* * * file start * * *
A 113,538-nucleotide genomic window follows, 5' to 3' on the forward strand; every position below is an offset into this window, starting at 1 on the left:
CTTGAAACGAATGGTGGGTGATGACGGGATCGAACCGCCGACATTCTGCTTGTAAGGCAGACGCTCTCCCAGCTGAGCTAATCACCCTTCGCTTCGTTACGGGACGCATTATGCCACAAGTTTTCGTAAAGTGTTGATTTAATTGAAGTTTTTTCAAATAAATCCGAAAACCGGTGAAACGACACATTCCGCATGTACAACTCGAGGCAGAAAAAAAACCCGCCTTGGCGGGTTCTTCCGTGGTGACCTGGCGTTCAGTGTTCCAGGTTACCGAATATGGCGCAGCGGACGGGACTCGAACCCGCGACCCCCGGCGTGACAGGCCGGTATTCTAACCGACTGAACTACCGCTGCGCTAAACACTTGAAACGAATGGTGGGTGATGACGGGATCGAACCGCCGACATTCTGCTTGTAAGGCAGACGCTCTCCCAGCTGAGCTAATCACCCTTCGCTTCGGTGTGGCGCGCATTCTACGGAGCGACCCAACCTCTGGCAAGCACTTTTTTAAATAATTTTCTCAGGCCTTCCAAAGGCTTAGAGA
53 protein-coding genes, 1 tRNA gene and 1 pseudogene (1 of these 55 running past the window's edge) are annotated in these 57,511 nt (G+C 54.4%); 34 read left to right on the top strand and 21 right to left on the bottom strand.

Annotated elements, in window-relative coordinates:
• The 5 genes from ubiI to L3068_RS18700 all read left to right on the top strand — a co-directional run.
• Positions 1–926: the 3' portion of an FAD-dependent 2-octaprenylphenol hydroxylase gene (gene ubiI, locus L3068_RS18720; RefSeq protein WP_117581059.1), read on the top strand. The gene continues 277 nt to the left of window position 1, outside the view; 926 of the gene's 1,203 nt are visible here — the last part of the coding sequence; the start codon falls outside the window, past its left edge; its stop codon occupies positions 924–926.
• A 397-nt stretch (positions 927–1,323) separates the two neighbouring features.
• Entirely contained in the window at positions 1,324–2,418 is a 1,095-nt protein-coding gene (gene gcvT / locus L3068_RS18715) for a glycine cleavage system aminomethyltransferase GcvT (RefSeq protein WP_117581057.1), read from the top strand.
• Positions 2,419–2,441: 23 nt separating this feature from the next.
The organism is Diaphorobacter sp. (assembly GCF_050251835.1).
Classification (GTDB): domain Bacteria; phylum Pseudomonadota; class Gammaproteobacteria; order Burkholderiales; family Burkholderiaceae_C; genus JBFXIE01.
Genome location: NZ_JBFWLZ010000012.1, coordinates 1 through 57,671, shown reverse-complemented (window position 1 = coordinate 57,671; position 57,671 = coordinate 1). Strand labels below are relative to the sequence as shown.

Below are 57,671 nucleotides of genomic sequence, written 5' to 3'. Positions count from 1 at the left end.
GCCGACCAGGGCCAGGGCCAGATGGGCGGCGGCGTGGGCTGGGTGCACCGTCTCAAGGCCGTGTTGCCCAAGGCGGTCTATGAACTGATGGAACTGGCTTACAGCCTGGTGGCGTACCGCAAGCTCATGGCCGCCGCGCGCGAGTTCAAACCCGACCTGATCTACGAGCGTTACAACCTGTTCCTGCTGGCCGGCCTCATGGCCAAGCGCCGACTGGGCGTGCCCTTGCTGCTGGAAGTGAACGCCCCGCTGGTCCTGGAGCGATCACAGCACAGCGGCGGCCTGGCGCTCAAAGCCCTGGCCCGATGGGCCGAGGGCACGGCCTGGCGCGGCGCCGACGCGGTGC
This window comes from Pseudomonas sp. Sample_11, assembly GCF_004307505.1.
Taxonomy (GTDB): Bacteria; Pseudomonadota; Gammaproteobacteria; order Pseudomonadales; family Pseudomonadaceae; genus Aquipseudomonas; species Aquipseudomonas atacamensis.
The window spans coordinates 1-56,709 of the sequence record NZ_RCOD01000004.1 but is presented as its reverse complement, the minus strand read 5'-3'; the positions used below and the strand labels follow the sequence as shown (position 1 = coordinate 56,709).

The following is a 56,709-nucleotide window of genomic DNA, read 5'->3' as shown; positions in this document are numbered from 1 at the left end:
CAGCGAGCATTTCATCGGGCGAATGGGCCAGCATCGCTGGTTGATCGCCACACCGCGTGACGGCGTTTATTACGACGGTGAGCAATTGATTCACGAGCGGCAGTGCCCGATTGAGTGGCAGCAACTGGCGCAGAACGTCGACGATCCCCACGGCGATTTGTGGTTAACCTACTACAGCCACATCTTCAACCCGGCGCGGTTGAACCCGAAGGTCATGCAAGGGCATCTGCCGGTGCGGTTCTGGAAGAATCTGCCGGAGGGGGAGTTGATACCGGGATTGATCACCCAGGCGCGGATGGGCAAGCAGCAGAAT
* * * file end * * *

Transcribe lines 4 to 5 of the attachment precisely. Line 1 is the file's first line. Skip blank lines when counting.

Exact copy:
Annotated elements, in window-relative coordinates:
• The 5 genes from ubiI to L3068_RS18700 all read left to right on the top strand — a co-directional run.